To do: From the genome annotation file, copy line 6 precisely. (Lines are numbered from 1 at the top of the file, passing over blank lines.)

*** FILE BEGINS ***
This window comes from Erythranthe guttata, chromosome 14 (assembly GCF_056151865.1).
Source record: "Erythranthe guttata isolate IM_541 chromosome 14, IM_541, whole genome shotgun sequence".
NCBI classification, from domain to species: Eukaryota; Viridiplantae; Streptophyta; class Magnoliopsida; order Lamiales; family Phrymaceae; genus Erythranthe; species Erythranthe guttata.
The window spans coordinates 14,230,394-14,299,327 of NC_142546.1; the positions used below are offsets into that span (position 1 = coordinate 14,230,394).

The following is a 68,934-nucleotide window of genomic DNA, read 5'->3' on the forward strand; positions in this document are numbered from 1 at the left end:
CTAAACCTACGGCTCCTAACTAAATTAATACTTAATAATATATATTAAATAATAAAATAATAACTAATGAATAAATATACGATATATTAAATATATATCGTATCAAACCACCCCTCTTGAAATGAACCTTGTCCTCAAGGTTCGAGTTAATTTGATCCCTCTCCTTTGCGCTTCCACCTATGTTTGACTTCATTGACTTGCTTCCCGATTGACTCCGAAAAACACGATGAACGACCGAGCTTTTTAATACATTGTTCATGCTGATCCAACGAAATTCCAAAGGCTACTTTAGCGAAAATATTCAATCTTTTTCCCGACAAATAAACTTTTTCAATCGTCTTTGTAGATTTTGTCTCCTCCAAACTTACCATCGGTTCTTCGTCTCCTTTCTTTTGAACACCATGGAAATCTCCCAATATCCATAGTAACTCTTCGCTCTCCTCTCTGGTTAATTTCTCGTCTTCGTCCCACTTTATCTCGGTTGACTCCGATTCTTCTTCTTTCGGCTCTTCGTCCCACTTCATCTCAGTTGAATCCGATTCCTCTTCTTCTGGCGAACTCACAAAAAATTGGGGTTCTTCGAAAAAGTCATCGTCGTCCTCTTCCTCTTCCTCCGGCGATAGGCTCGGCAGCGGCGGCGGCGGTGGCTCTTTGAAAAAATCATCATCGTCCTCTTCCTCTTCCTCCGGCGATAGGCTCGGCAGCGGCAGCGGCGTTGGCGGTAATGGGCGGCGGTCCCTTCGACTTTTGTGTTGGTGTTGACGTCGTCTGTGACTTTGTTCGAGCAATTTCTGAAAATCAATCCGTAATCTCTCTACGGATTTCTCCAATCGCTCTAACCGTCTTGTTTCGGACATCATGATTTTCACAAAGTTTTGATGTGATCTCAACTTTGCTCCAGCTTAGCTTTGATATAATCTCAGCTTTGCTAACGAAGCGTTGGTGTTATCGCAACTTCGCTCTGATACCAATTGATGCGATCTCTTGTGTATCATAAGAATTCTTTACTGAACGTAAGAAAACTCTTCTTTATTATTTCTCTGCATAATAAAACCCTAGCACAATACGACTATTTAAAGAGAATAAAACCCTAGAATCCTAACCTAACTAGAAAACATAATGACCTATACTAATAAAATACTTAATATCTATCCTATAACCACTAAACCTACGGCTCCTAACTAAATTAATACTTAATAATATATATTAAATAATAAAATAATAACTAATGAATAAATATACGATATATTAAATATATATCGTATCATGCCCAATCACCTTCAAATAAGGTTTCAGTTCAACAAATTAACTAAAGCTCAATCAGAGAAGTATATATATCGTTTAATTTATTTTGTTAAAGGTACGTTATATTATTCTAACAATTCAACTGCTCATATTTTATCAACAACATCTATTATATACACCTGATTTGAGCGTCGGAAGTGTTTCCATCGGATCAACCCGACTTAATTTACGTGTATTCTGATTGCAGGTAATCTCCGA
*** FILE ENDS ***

CTAAACCTACGGCTCCTAACTAAATTAATACTTAATAATATATATTAAATAATAAAATAATAACTAATGAATAAATATACGATATATTAAATATATATCGTATCAAACCACCCCTCTTGAAATGAACCTTGTCCTCAAGGTTCGAGTTAATTTGATCCCTCTCCTTTGCGCTTCCACCTATGTTTGACTTCATTGACTTGCTTCCCGATTGACTCCGAAAAACACGATGAACGACCGAGCTTTTTAATACATTGTTCATGCTGATCCAACGAAATTCCAAAGGCTACTTTAGCGAAAATATTCAATCTTTTTCCCGACAAATAAACTTTTTCAATCGTCTTTGTAGATTTTGTCTCCTCCAAACTTACCATCGGTTCTTCGTCTCCTTTCTTTTGAACACCATGGAAATCTCCCAATATCCATAGTAACTCTTCGCTCTCCTCTCTGGTTAATTTCTCGTCTTCGTCCCACTTTATCTCGGTTGACTCCGATTCTTCTTCTTTCGGCTCTTCGTCCCACTTCATCTCAGTTGAATCCGATTCCTCTTCTTCTGGCGAACTCACAAAAAATTGGGGTTCTTCGAAAAAGTCATCGTCGTCCTCTTCCTCTTCCTCCGGCGATAGGCTCGGCAGCGGCGGCGGCGGTGGCTCTTTGAAAAAATCATCATCGTCCTCTTCCTCTTCCTCCGGCGATAGGCTCGGCAGCGGCAGCGGCGTTGGCGGTAATGGGCGGCGGTCCCTTCGACTTTTGTGTTGGTGTTGACGTCGTCTGTGACTTTGTTCGAGCAATTTCTGAAAATCAATCCGTAATCTCTCTACGGATTTCTCCAATCGCTCTAACCGTCTTGTTTCGGACATCATGATTTTCACAAAGTTTTGATGTGATCTCAACTTTGCTCCAGCTTAGCTTTGATATAATCTCAGCTTTGCTAACGAAGCGTTGGTGTTATCGCAACTTCGCTCTGATACCAATTGATGCGATCTCTTGTGTATCATAAGAATTCTTTACTGAACGTAAGAAAACTCTTCTTTATTATTTCTCTGCATAATAAAACCCTAGCACAATACGACTATTTAAAGAGAATAAAACCCTAGAATCCTAACCTAACTAGAAAACATAATGACCTATACTAATAAAATACTTAATATCTATCCTATAACCACTAAACCTACGGCTCCTAACTAAATTAATACTTAATAATATATATTAAATAATAAAATAATAACTAATGAATAAATATACGATATATTAAATATATATCGTATCATGCCCAATCACCTTCAAATAAGGTTTCAGTTCAACAAATTAACTAAAGCTCAATCAGAGAAGTATATATATCGTTTAATTTATTTTGTTAAAGGTACGTTATATTATTCTAACAATTCAACTGCTCATATTTTATCAACAACATCTATTATATACACCTGATTTGAGCGTCGGAAGTGTTTCCATCGGATCAACCCGACTTAATTTACGTGTATTCTGATTGCAGGTAATCTCCGA